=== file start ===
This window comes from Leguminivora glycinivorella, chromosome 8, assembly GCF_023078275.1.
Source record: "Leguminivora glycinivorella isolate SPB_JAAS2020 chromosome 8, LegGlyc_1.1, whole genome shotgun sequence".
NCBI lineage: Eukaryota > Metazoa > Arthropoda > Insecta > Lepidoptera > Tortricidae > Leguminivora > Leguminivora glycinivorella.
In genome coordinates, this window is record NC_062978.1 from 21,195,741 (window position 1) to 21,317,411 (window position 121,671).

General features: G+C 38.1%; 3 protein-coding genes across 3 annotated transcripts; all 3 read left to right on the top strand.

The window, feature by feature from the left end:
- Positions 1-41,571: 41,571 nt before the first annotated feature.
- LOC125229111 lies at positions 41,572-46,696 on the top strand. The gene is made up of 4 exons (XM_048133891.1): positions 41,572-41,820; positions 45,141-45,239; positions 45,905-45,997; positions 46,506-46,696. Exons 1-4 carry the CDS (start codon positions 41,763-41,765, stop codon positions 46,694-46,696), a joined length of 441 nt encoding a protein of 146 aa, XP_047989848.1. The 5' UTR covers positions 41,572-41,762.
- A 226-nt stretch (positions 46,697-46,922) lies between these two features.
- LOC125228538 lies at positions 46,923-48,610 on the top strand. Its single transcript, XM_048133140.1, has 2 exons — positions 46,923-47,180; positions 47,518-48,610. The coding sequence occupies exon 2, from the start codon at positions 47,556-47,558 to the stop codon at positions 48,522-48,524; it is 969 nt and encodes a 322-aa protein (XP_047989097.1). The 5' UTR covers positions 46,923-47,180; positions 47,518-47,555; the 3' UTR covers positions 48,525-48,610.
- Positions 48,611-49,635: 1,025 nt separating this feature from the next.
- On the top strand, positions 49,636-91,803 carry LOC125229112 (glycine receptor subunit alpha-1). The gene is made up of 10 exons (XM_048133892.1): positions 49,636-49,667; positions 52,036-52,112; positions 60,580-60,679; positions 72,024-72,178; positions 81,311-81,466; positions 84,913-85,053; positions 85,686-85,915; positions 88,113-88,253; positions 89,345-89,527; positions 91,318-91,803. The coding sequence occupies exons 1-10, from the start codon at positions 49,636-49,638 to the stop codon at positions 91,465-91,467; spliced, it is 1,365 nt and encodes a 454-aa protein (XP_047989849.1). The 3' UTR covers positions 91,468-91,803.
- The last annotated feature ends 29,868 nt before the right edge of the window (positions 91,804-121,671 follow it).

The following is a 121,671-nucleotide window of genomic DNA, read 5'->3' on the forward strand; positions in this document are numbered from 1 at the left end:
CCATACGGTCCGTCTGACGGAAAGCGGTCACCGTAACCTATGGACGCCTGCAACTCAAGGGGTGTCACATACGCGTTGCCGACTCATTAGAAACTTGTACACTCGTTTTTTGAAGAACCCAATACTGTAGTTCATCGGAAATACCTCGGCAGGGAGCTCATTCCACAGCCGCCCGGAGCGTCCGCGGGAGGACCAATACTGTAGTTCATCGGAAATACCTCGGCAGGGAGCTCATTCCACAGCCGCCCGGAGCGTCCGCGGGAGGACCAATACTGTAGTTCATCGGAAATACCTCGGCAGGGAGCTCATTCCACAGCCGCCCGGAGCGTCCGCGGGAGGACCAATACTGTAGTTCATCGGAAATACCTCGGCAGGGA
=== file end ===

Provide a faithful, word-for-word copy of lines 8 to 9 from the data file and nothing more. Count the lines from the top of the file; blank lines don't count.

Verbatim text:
- LOC125229111 lies at positions 41,572-46,696 on the top strand. The gene is made up of 4 exons (XM_048133891.1): positions 41,572-41,820; positions 45,141-45,239; positions 45,905-45,997; positions 46,506-46,696. Exons 1-4 carry the CDS (start codon positions 41,763-41,765, stop codon positions 46,694-46,696), a joined length of 441 nt encoding a protein of 146 aa, XP_047989848.1. The 5' UTR covers positions 41,572-41,762.
- A 226-nt stretch (positions 46,697-46,922) lies between these two features.